After a $190 million attack, the Nomad token bridge gave out an Ethereum wallet address for the return of cash last week. Whitehat hackers used that address to get back about $32.6 million. The majority of the funds were held in the stable cryptocurrency USD Coin (USDC).
Paul Hoffman of BestBrokers found that the Nomad protocol was vulnerable in a recent examination by Quantstamp on June 6; the audit concluded that the risk was “low.” As soon as the vulnerability was identified, the general public joined the attack by redoing the first hack transaction, creating what has been described as a “decentralized theft.” The cryptocurrency exchange Nomad had more than $190 million stolen from it in less than three hours.
Just four months prior to the attack, in April, the initiative had raised $22.4 million in a seed round. Hoffman said that the attack used a badly initialized Merkle root, which is used in cryptocurrencies to make sure that data blocks sent over a peer-to-peer network are complete and haven’t been changed. Because of a bug in the code, any valid transaction message would automatically be confirmed.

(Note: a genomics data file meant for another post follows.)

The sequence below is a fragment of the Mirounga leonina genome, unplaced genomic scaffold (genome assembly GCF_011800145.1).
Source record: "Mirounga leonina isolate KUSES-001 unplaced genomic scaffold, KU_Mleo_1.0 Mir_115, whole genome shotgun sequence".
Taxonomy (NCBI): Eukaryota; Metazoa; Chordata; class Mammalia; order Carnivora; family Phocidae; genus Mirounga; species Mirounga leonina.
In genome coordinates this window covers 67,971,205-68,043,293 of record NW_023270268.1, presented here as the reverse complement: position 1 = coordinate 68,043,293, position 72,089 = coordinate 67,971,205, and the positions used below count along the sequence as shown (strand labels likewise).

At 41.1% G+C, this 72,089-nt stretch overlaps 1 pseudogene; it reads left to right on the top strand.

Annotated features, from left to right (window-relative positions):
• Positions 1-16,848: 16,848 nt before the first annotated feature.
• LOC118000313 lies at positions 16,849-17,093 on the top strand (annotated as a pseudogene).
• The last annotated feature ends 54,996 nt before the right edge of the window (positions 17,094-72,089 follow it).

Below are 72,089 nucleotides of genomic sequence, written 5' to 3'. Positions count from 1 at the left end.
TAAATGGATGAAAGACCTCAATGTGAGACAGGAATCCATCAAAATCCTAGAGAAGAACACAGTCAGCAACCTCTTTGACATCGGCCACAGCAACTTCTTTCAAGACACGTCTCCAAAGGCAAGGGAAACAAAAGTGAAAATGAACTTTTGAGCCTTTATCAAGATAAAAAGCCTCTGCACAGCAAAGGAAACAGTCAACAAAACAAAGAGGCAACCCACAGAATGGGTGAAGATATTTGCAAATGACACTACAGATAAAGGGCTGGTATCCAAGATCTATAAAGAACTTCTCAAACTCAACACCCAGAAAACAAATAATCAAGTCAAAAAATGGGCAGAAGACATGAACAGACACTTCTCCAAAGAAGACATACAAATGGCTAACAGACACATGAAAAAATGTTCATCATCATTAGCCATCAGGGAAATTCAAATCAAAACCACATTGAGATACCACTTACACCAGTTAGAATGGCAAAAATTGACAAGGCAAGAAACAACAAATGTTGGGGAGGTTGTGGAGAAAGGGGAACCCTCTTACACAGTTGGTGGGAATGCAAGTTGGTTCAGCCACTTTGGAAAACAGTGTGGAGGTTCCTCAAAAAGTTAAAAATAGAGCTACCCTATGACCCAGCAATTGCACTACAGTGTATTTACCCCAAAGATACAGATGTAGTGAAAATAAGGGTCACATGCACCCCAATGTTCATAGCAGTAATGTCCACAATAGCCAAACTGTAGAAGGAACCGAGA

However, not everyone involved in the theft was making the most of the situation. A group of white-hat hackers withdrew money for their own safe return almost immediately after the hack began by using a transaction hash that they had copied from the initial hacker. On the flip side, one hacker allegedly utilized their Ethereum Domain Name to launder the stolen cash, opening the door to cross-verification with Know-Your-Customer data also using the domain.